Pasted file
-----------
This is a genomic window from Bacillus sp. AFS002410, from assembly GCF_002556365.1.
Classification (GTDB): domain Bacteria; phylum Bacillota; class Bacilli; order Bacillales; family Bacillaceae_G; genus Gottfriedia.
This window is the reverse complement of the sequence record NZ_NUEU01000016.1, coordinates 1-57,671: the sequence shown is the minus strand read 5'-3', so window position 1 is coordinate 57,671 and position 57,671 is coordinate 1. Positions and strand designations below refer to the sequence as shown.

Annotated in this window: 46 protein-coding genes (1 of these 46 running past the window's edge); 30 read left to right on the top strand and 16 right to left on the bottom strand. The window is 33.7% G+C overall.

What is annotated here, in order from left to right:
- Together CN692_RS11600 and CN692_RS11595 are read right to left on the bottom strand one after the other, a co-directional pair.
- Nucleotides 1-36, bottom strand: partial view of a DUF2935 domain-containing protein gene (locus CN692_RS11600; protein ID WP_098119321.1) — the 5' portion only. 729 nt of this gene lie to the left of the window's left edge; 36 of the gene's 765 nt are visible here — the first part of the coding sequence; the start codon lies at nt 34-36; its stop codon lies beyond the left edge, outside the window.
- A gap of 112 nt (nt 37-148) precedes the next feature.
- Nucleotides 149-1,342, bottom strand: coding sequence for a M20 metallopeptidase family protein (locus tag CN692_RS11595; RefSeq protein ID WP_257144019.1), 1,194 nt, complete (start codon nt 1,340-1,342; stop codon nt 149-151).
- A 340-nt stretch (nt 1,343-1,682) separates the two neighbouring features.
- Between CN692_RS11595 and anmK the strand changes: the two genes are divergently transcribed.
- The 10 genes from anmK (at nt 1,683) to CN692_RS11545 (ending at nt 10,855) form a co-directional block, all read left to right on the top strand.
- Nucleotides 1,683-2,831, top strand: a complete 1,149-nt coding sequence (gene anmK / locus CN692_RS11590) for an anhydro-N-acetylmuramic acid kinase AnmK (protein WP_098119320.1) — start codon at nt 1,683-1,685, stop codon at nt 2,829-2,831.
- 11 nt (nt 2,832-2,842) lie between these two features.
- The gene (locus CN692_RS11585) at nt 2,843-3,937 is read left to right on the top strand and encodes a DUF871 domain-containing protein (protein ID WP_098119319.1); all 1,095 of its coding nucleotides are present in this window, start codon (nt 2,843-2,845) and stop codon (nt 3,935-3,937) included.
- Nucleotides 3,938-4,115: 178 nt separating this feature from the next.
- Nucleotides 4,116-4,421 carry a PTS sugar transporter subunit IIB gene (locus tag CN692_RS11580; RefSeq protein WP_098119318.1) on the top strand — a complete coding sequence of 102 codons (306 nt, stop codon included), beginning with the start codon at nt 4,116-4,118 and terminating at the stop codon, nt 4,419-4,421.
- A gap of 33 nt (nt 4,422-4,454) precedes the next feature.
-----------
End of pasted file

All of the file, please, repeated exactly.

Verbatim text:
This is a genomic window from Bacillus sp. AFS002410, from assembly GCF_002556365.1.
Classification (GTDB): domain Bacteria; phylum Bacillota; class Bacilli; order Bacillales; family Bacillaceae_G; genus Gottfriedia.
This window is the reverse complement of the sequence record NZ_NUEU01000016.1, coordinates 1-57,671: the sequence shown is the minus strand read 5'-3', so window position 1 is coordinate 57,671 and position 57,671 is coordinate 1. Positions and strand designations below refer to the sequence as shown.

Annotated in this window: 46 protein-coding genes (1 of these 46 running past the window's edge); 30 read left to right on the top strand and 16 right to left on the bottom strand. The window is 33.7% G+C overall.

What is annotated here, in order from left to right:
- Together CN692_RS11600 and CN692_RS11595 are read right to left on the bottom strand one after the other, a co-directional pair.
- Nucleotides 1-36, bottom strand: partial view of a DUF2935 domain-containing protein gene (locus CN692_RS11600; protein ID WP_098119321.1) — the 5' portion only. 729 nt of this gene lie to the left of the window's left edge; 36 of the gene's 765 nt are visible here — the first part of the coding sequence; the start codon lies at nt 34-36; its stop codon lies beyond the left edge, outside the window.
- A gap of 112 nt (nt 37-148) precedes the next feature.
- Nucleotides 149-1,342, bottom strand: coding sequence for a M20 metallopeptidase family protein (locus tag CN692_RS11595; RefSeq protein ID WP_257144019.1), 1,194 nt, complete (start codon nt 1,340-1,342; stop codon nt 149-151).
- A 340-nt stretch (nt 1,343-1,682) separates the two neighbouring features.
- Between CN692_RS11595 and anmK the strand changes: the two genes are divergently transcribed.
- The 10 genes from anmK (at nt 1,683) to CN692_RS11545 (ending at nt 10,855) form a co-directional block, all read left to right on the top strand.
- Nucleotides 1,683-2,831, top strand: a complete 1,149-nt coding sequence (gene anmK / locus CN692_RS11590) for an anhydro-N-acetylmuramic acid kinase AnmK (protein WP_098119320.1) — start codon at nt 1,683-1,685, stop codon at nt 2,829-2,831.
- 11 nt (nt 2,832-2,842) lie between these two features.
- The gene (locus CN692_RS11585) at nt 2,843-3,937 is read left to right on the top strand and encodes a DUF871 domain-containing protein (protein ID WP_098119319.1); all 1,095 of its coding nucleotides are present in this window, start codon (nt 2,843-2,845) and stop codon (nt 3,935-3,937) included.
- Nucleotides 3,938-4,115: 178 nt separating this feature from the next.
- Nucleotides 4,116-4,421 carry a PTS sugar transporter subunit IIB gene (locus tag CN692_RS11580; RefSeq protein WP_098119318.1) on the top strand — a complete coding sequence of 102 codons (306 nt, stop codon included), beginning with the start codon at nt 4,116-4,118 and terminating at the stop codon, nt 4,419-4,421.
- A gap of 33 nt (nt 4,422-4,454) precedes the next feature.